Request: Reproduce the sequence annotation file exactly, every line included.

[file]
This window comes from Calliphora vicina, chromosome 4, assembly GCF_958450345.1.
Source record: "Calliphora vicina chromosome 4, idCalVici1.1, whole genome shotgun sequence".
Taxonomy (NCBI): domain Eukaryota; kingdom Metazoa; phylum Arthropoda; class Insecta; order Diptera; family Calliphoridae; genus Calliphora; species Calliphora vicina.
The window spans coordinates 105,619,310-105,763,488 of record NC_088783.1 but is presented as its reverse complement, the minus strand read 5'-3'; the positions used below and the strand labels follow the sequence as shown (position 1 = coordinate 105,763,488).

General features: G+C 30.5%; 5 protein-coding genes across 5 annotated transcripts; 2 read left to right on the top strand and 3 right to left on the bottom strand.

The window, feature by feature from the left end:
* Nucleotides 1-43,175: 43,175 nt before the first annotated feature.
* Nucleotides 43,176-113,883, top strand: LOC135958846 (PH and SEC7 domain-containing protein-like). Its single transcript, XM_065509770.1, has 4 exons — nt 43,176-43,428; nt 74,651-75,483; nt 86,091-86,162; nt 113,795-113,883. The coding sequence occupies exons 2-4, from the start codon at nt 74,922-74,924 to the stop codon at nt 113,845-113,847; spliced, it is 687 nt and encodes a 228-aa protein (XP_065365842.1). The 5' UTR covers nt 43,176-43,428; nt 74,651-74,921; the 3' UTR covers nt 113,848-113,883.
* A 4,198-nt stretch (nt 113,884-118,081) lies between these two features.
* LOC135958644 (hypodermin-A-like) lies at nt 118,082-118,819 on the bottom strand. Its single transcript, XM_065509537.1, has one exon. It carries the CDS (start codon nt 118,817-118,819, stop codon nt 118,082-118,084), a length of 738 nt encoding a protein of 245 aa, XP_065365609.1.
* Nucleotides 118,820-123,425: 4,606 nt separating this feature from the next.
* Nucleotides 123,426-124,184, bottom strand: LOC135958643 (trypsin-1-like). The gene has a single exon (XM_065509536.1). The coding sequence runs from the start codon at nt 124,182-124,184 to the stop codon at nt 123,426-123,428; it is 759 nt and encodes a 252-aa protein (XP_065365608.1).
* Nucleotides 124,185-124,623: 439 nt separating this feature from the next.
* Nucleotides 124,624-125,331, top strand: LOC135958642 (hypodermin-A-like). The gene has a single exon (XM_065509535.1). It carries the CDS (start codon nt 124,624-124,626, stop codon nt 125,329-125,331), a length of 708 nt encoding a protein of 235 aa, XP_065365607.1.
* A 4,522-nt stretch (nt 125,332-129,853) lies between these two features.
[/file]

This window comes from Calliphora vicina, chromosome 4, assembly GCF_958450345.1.
Source record: "Calliphora vicina chromosome 4, idCalVici1.1, whole genome shotgun sequence".
Taxonomy (NCBI): domain Eukaryota; kingdom Metazoa; phylum Arthropoda; class Insecta; order Diptera; family Calliphoridae; genus Calliphora; species Calliphora vicina.
The window spans coordinates 105,619,310-105,763,488 of record NC_088783.1 but is presented as its reverse complement, the minus strand read 5'-3'; the positions used below and the strand labels follow the sequence as shown (position 1 = coordinate 105,763,488).

General features: G+C 30.5%; 5 protein-coding genes across 5 annotated transcripts; 2 read left to right on the top strand and 3 right to left on the bottom strand.

The window, feature by feature from the left end:
* Nucleotides 1-43,175: 43,175 nt before the first annotated feature.
* Nucleotides 43,176-113,883, top strand: LOC135958846 (PH and SEC7 domain-containing protein-like). Its single transcript, XM_065509770.1, has 4 exons — nt 43,176-43,428; nt 74,651-75,483; nt 86,091-86,162; nt 113,795-113,883. The coding sequence occupies exons 2-4, from the start codon at nt 74,922-74,924 to the stop codon at nt 113,845-113,847; spliced, it is 687 nt and encodes a 228-aa protein (XP_065365842.1). The 5' UTR covers nt 43,176-43,428; nt 74,651-74,921; the 3' UTR covers nt 113,848-113,883.
* A 4,198-nt stretch (nt 113,884-118,081) lies between these two features.
* LOC135958644 (hypodermin-A-like) lies at nt 118,082-118,819 on the bottom strand. Its single transcript, XM_065509537.1, has one exon. It carries the CDS (start codon nt 118,817-118,819, stop codon nt 118,082-118,084), a length of 738 nt encoding a protein of 245 aa, XP_065365609.1.
* Nucleotides 118,820-123,425: 4,606 nt separating this feature from the next.
* Nucleotides 123,426-124,184, bottom strand: LOC135958643 (trypsin-1-like). The gene has a single exon (XM_065509536.1). The coding sequence runs from the start codon at nt 124,182-124,184 to the stop codon at nt 123,426-123,428; it is 759 nt and encodes a 252-aa protein (XP_065365608.1).
* Nucleotides 124,185-124,623: 439 nt separating this feature from the next.
* Nucleotides 124,624-125,331, top strand: LOC135958642 (hypodermin-A-like). The gene has a single exon (XM_065509535.1). It carries the CDS (start codon nt 124,624-124,626, stop codon nt 125,329-125,331), a length of 708 nt encoding a protein of 235 aa, XP_065365607.1.
* A 4,522-nt stretch (nt 125,332-129,853) lies between these two features.